are assumed to correspond to a point mass at
+/Inf
and the density estimate is of the subdensity on
(Inf, +Inf)
.
Value

If
 x
 the
n
coordinates of the points where the density is estimated.  y
 the estimated density values. These will be nonnegative, but can be zero.
 bw
 the bandwidth used.
 n
 the sample size after elimination of missing values.
 call
 the call which produced the result.
 data.name
 the deparsed name of the
x
argument.  has.na
 logical, for compatibility (always
FALSE
). The
give.Rkern
is true, the number $R(K)$, otherwise
an object with class "density"
whose
underlying structure is a list containing the following components.
print
method reports summary
values on the
x
and y
components.
References
Becker, R. A., Chambers, J. M. and Wilks, A. R. (1988) The New S Language. Wadsworth & Brooks/Cole (for S version).
Scott, D. W. (1992) Multivariate Density Estimation. Theory, Practice and Visualization. New York: Wiley.
Sheather, S. J. and Jones M. C. (1991) A reliable databased bandwidth selection method for kernel density estimation. J. Roy. Statist. Soc. B, 683690.
Silverman, B. W. (1986) Density Estimation. London: Chapman and Hall.
Venables, W. N. and Ripley, B. D. (2002) Modern Applied Statistics with S. New York: Springer.
See Also
Examples
library(stats)
require(graphics)
plot(density(c(20, rep(0,98), 20)), xlim = c(4, 4)) # IQR = 0
# The Old Faithful geyser data
d < density(faithful$eruptions, bw = "sj")
d
plot(d)
plot(d, type = "n")
polygon(d, col = "wheat")
## Missing values:
x < xx < faithful$eruptions
x[i.out < sample(length(x), 10)] < NA
doR < density(x, bw = 0.15, na.rm = TRUE)
lines(doR, col = "blue")
points(xx[i.out], rep(0.01, 10))
## Weighted observations:
fe < sort(faithful$eruptions) # has quite a few nonunique values
## use 'counts / n' as weights:
dw < density(unique(fe), weights = table(fe)/length(fe), bw = d$bw)
utils::str(dw) ## smaller n: only 126, but identical estimate:
stopifnot(all.equal(d[1:3], dw[1:3]))
## simulation from a density() fit:
# a kernel density fit is an equallyweighted mixture.
fit < density(xx)
N < 1e6
x.new < rnorm(N, sample(xx, size = N, replace = TRUE), fit$bw)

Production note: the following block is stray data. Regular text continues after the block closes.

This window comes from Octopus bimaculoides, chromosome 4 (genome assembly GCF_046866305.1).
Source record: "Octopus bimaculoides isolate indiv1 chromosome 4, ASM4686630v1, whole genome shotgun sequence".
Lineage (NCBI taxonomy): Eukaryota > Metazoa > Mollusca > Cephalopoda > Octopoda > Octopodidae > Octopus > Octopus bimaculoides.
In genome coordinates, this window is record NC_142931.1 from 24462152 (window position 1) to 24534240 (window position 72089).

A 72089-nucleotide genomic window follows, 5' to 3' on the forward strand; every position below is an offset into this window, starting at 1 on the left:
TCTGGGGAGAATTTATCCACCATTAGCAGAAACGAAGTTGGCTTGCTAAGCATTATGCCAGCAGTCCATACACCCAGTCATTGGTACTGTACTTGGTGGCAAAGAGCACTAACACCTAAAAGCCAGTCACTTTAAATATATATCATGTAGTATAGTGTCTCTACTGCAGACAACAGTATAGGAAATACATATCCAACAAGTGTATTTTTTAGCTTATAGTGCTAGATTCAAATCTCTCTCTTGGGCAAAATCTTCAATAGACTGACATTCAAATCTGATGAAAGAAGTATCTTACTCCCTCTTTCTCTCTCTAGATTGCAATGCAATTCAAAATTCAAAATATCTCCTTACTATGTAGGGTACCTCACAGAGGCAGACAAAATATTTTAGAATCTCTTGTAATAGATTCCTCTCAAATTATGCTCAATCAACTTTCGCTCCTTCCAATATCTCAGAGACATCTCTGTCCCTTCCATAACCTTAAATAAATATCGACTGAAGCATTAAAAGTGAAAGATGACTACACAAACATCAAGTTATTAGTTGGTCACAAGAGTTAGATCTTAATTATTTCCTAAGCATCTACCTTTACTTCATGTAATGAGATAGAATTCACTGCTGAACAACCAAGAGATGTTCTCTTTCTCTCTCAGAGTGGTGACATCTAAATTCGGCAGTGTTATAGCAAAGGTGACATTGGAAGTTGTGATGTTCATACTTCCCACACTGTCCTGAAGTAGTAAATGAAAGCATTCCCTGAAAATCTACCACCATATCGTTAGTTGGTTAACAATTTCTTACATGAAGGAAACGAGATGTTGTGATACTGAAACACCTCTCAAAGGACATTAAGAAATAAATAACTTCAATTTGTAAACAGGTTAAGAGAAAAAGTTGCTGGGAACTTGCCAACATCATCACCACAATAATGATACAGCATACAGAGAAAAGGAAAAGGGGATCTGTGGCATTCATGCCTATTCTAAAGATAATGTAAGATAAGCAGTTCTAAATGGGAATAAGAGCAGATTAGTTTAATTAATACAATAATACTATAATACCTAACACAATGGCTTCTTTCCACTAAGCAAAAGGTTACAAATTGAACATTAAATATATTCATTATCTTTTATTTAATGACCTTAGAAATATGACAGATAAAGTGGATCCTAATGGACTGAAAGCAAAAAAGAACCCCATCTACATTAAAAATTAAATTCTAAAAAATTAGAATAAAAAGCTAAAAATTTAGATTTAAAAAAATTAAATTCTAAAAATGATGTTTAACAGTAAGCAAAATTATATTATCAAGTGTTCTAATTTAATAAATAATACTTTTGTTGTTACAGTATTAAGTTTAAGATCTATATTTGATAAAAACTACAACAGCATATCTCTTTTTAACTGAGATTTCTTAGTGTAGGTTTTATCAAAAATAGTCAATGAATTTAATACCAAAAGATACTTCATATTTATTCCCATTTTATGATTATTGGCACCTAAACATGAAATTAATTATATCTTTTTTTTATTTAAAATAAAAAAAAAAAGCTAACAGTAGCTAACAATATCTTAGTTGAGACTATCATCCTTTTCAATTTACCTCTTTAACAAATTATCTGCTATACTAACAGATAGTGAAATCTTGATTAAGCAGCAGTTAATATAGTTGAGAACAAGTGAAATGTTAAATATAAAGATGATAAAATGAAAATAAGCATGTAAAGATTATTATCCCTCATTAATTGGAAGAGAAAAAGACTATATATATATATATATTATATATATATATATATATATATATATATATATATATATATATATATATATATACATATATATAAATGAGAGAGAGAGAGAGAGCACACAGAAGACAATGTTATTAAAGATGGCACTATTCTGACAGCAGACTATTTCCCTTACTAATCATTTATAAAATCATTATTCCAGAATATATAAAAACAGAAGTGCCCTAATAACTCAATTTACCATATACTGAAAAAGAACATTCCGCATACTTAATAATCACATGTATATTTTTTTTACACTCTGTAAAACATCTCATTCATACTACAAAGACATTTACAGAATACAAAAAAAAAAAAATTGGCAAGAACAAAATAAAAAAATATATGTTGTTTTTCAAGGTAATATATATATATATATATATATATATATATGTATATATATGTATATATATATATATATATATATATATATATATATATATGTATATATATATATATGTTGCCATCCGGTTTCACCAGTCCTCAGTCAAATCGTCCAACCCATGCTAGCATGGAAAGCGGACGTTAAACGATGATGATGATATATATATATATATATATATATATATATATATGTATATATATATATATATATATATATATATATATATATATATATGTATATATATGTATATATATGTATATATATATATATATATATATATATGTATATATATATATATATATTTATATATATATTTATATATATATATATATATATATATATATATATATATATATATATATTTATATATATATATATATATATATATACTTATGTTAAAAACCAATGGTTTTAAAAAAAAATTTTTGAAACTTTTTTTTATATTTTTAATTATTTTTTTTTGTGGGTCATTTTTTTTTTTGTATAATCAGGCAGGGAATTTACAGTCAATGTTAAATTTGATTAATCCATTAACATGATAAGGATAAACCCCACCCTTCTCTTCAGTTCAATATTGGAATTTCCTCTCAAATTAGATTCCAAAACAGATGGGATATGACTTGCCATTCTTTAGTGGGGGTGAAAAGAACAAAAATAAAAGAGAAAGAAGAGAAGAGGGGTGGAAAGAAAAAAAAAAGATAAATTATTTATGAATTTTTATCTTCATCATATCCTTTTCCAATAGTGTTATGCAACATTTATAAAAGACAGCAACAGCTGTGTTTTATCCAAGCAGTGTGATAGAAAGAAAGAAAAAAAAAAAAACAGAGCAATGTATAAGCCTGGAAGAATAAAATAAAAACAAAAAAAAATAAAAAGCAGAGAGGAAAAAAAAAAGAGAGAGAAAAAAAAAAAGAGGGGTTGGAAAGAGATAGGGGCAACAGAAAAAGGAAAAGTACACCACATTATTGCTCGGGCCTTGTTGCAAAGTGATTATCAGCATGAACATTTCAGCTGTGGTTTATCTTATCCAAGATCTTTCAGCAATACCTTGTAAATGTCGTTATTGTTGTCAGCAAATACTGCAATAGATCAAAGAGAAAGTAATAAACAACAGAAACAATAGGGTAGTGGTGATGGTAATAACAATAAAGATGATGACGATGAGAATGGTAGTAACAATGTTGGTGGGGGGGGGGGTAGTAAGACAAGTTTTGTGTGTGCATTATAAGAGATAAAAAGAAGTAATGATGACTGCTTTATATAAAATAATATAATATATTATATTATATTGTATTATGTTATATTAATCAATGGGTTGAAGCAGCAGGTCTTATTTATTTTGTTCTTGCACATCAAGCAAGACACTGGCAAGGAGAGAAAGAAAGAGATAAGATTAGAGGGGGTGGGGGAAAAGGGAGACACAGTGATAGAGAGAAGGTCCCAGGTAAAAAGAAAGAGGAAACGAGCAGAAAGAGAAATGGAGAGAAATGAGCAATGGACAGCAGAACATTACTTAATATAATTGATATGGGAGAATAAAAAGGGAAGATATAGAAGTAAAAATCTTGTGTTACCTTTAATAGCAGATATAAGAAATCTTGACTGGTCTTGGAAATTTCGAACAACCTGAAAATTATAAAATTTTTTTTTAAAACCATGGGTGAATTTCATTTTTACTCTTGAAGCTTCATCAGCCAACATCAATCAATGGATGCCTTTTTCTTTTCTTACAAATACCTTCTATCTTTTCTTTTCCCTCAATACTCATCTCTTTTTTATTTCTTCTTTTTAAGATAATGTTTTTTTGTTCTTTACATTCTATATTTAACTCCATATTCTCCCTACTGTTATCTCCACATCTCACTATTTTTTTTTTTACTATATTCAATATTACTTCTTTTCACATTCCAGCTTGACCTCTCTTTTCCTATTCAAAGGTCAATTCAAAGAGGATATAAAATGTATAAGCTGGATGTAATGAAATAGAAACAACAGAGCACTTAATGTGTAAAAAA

plot(fit)
lines(density(x.new), col = "blue")
(kernels < eval(formals(density.default)$kernel))
## show the kernels in the R parametrization
plot (density(0, bw = 1), xlab = "",
main = "R's density() kernels with bw = 1")
for(i in 2:length(kernels))
lines(density(0, bw = 1, kernel = kernels[i]), col = i)
legend(1.5,.4, legend = kernels, col = seq(kernels),
lty = 1, cex = .8, y.intersp = 1)
## show the kernels in the S parametrization
plot(density(0, from = 1.2, to = 1.2, width = 2, kernel = "gaussian"),
type = "l", ylim = c(0, 1), xlab = "",
main = "R's density() kernels with width = 1")
for(i in 2:length(kernels))
lines(density(0, width = 2, kernel = kernels[i]), col = i)
legend(0.6, 1.0, legend = kernels, col = seq(kernels), lty = 1)
## Semiadvanced theoretic from here on 
(RKs < cbind(sapply(kernels,
function(k) density(kernel = k, give.Rkern = TRUE))))
100*round(RKs["epanechnikov",]/RKs, 4) ## Efficiencies
bw < bw.SJ(precip) ## sensible automatic choice
plot(density(precip, bw = bw),
main = "same sd bandwidths, 7 different kernels")
for(i in 2:length(kernels))
lines(density(precip, bw = bw, kernel = kernels[i]), col = i)
## Bandwidth Adjustment for "Exactly Equivalent Kernels"
h.f < sapply(kernels, function(k)density(kernel = k, give.Rkern = TRUE))
(h.f < (h.f["gaussian"] / h.f)^ .2)
## > 1, 1.01, .995, 1.007,... close to 1 => adjustment barely visible..
plot(density(precip, bw = bw),
main = "equivalent bandwidths, 7 different kernels")
for(i in 2:length(kernels))
lines(density(precip, bw = bw, adjust = h.f[i], kernel = kernels[i]),
col = i)
legend(55, 0.035, legend = kernels, col = seq(kernels), lty = 1)